Recycling Homes, ReStoring Dignity

Staff Writer

If you’re a contractor or builder and considering hiring a dumpster to place the overspill of your renovations or handiwork – think again. Perhaps you’re looking to buy some new furniture for your home and thought that your old pieces could be thrown out? Well, there’s something much better.

Since 2005, Louisville’s Habitat ReStore has been collecting hundreds of items each month at their stores around the Metro area and sending all proceeds to Habitat for Humanity – the international charity that builds homes for families that are most in need.

In the back of each store is a receiving area where people can drop off their unwanted furniture, fixtures, fittings and hardware to be processed. Soon after those items make their way out onto the sales floor, usually to be quickly snapped up by eager bargain hunters.

“This store gets close to 600 drop-off donations per month,” explains Dale Douthat, director of Habitat ReStore in Louisville. “It’s just people like you and I, doing something in their house, taking down a ceiling fan, buying a new couch, they come and they drop it off.”

The benefit that Douthat sees in the system is first and foremost environmental. Perfectly good items are not simply being discarded, but rather re-purposed – allowed to live on.

“If an item comes here it stays out of the landfill, most importantly,” Douthat adds. “We [Habitat ReStore] keep an average of 4 million pounds of usable material out of landfills each year, between the three stores we have in Louisville.”

The key for Douthat, aside from the environmental impact, is the fact that so many people benefit from the items on sale in his stores.

“We keep the item in use,” Douthat explains. “We sell it for a really cheap price, somebody gets to buy it for a discount, and they get to keep using it. A great example of the perfect way that this works is the kitchen cabinets. Imagine you’re doing a kitchen remodel. Typically, people take the old cabinets out, the appliances, the light fixtures and throw them away. But now there’s an outlet for that.

“Things like cabinets are very useful, even if they’re out of date, because somebody can use them, even if it’s just for their garage or basement. Those cabinets come to us, the donor gets the tax deduction, and somebody else gets to buy those cabinets to fix their house up, and so on.”

While there are items that Douthat and his team don’t accept for safety reasons, such as hot tubs, unframed mirrors, pianos or anything that is in disrepair, they are keen to stress that there are plenty of  items that they’re always looking for. These include: appliances in complete working order, kitchen cabinets and counter-tops, tools, roofing, lighting fixtures and ceiling fans and furniture of any kind (as long as it’s free of tears, stains, and general breakage). Even doors are in high demand.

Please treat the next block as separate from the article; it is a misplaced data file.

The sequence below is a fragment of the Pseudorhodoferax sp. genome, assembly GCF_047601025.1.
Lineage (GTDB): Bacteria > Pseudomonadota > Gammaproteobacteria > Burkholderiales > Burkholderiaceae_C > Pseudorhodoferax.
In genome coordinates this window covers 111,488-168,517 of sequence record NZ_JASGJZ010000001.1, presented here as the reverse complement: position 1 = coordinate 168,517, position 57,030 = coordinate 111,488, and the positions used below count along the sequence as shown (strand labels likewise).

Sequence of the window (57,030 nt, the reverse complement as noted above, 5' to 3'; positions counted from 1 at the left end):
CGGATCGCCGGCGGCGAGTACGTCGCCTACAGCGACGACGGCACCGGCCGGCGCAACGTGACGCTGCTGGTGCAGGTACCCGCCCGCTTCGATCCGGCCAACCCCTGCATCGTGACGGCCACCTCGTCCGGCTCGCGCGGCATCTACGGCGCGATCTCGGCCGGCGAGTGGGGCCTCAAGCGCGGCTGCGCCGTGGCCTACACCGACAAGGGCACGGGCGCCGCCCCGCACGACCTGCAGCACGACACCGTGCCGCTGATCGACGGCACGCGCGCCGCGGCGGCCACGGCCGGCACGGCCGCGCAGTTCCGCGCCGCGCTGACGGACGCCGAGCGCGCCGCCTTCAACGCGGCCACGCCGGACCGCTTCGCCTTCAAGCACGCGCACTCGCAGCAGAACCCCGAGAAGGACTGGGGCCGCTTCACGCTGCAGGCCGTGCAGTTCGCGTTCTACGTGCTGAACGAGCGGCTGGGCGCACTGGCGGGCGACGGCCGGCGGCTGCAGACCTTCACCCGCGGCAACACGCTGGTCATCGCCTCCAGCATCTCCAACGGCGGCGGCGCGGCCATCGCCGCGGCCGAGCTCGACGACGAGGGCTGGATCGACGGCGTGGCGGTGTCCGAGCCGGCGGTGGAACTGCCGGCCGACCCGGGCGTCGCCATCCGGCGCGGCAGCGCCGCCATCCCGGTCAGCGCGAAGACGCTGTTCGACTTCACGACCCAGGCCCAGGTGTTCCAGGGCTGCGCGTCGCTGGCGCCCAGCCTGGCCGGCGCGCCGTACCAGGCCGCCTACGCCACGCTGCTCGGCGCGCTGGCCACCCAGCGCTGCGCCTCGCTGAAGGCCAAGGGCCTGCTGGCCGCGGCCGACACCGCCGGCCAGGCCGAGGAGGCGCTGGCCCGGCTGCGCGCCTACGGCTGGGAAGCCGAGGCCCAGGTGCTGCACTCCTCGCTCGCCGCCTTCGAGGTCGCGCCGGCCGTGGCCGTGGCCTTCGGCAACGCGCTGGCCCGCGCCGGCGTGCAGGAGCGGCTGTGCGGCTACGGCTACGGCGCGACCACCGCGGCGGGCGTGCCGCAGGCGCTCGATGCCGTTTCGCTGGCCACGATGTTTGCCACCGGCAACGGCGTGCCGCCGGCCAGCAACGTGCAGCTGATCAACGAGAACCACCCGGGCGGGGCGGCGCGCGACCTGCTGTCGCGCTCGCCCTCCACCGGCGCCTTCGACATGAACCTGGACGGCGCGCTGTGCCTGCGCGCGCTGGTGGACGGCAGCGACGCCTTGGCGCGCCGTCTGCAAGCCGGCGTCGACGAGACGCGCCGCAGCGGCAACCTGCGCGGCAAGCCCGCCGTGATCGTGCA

“We sell easily over $100,000 in used doors per year,” Douthat adds. “You would never think of doors, but they’re constantly coming in and going out of the store.”

Help is one thing that Douthat and his team are always looking for. With only 26 full-time staff across their three locations, Habitat ReStore is always in need of volunteers to help through the everyday process.

“All of the stuff that’s back in the processing room – the sorting, pricing, cleaning, bagging and tagging that’s what volunteers do,” Douthat explains. “We have around 20 [volunteers] at this location [Hikes Point Plaza] but we really need around 60. We’re always looking for volunteers and that’s true of all of our locations.”

And of course, the end product of all of this is the fact the funds go towards a home for a family in need, something that has motivated Douthat ever since he left his position as an advertising executive to become more involved in the community, trying to make a difference. This year Habitat for Humanity in Kentucky hopes to finish 23 homes in the area, having already constructed over 400 in their 30 years in Kentucky.

“We’re helping families become homeowners,” Douthat concludes. “The folks who qualify for a Habitat house have to purchase that house, but they work really hard to get it. They have to work 400 hours of sweat equity, helping other people build their house or working in the store – so I get to meet all of them.”

“And then you go to the dedication day, when they [the families] actually get their house, and you see all of their emotions when they finally have a stable house for their family and their children. It’s amazing.”

For more information on store locations visit For more information about volunteering call 502.805.1411.